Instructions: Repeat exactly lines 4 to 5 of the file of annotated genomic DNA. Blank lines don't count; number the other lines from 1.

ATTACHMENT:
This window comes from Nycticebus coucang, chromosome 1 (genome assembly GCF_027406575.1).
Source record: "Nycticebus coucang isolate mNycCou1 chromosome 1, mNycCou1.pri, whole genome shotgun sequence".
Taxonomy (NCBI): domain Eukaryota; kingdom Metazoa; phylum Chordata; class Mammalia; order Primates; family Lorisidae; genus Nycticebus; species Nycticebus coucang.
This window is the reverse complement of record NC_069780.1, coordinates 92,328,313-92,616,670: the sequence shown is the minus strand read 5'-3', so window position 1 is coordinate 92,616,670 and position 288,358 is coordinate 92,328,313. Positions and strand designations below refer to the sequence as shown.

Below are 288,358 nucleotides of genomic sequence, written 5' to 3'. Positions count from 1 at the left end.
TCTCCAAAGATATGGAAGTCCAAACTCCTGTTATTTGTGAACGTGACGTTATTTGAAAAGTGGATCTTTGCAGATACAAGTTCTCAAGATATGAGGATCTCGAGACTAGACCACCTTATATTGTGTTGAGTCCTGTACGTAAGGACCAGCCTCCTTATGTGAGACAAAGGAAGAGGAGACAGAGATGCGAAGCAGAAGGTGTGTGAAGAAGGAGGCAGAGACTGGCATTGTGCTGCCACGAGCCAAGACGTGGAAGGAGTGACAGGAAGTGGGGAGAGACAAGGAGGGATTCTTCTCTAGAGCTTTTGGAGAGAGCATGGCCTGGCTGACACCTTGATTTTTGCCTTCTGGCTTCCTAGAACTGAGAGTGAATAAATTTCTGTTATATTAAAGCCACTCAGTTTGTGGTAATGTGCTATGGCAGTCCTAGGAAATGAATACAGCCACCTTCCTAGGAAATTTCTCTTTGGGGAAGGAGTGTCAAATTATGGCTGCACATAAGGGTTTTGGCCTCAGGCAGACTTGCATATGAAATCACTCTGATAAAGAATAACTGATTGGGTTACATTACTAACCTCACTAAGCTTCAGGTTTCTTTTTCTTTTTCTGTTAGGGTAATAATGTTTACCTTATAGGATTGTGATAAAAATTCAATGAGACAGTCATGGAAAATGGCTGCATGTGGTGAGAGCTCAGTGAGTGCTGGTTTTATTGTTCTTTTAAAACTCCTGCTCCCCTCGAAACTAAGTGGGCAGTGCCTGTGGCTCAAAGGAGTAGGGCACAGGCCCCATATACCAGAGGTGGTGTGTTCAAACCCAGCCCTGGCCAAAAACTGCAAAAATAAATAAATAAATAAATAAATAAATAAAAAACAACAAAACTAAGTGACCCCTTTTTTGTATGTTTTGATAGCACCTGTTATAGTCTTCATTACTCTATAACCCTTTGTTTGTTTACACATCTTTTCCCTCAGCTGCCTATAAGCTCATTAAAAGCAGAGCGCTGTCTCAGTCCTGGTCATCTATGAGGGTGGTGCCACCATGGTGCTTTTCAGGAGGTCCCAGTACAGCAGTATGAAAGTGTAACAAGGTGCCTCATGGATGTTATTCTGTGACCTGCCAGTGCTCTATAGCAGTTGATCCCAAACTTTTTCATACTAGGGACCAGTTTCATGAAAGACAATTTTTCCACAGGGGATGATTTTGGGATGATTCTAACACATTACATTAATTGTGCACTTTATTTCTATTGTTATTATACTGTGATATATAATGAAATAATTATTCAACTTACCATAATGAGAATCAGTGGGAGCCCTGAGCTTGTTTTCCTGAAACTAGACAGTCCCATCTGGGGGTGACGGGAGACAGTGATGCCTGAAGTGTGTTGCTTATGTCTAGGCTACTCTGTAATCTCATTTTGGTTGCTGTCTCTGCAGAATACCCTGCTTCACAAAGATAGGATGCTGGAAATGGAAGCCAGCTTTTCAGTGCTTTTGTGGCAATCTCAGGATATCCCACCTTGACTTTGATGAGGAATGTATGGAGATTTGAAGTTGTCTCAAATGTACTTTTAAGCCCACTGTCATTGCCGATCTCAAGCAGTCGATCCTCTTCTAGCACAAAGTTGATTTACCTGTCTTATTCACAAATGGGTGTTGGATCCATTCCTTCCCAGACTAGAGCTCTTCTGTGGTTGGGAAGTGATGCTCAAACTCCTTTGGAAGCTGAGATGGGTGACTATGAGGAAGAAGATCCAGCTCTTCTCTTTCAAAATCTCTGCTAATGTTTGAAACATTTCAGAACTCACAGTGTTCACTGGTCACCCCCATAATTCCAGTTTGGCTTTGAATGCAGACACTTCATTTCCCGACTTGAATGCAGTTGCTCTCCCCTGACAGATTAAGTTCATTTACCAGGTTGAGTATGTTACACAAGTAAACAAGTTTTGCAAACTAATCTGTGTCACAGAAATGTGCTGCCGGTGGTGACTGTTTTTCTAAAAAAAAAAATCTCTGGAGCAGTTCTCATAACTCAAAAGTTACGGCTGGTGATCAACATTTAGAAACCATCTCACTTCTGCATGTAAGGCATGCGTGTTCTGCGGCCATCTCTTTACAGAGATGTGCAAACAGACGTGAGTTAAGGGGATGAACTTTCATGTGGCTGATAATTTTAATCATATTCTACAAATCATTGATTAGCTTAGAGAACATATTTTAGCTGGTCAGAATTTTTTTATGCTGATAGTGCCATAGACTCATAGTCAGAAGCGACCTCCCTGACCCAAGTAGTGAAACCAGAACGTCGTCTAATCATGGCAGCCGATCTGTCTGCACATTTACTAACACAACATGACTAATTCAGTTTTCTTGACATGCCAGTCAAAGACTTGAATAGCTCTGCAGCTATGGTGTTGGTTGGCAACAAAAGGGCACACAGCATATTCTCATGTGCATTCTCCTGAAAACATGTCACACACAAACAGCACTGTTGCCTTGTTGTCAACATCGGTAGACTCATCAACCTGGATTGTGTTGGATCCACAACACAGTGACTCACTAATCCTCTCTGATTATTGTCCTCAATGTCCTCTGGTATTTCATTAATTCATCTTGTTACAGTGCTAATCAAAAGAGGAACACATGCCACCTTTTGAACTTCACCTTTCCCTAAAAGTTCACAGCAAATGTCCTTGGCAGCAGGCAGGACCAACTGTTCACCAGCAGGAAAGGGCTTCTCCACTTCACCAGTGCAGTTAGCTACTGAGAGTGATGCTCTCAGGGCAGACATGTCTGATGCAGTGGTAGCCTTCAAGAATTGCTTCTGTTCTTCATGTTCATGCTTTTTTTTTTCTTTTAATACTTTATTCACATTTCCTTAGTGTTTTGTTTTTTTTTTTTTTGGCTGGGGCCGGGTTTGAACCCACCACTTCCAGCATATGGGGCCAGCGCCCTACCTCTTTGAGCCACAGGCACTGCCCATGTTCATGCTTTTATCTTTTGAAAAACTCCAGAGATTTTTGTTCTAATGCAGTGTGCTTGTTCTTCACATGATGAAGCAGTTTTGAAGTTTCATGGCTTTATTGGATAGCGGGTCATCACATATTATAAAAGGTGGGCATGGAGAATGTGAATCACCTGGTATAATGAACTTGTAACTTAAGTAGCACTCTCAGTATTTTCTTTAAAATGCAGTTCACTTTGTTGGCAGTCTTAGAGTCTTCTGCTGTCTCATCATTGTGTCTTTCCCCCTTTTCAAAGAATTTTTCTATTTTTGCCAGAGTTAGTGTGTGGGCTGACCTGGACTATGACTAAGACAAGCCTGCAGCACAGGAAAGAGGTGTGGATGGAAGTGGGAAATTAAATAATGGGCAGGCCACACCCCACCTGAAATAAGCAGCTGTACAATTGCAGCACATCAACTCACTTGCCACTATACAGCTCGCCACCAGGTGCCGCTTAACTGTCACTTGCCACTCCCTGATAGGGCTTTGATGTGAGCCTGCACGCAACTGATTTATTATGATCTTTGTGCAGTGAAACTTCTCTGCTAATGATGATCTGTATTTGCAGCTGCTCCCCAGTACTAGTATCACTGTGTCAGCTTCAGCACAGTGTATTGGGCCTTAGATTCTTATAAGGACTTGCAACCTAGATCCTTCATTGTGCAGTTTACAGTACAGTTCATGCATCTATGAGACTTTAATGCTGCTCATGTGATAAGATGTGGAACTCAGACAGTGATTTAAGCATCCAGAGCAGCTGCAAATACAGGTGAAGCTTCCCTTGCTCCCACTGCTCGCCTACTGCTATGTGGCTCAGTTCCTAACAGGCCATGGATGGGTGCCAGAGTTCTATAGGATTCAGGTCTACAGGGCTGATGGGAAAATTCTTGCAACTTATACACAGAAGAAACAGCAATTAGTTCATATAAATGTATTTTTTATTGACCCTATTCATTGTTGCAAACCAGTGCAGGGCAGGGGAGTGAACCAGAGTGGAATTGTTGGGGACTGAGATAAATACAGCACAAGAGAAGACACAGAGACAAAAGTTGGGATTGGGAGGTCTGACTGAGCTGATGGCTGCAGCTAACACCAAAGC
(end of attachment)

This window is the reverse complement of record NC_069780.1, coordinates 92,328,313-92,616,670: the sequence shown is the minus strand read 5'-3', so window position 1 is coordinate 92,616,670 and position 288,358 is coordinate 92,328,313. Positions and strand designations below refer to the sequence as shown.

Below are 288,358 nucleotides of genomic sequence, written 5' to 3'. Positions count from 1 at the left end.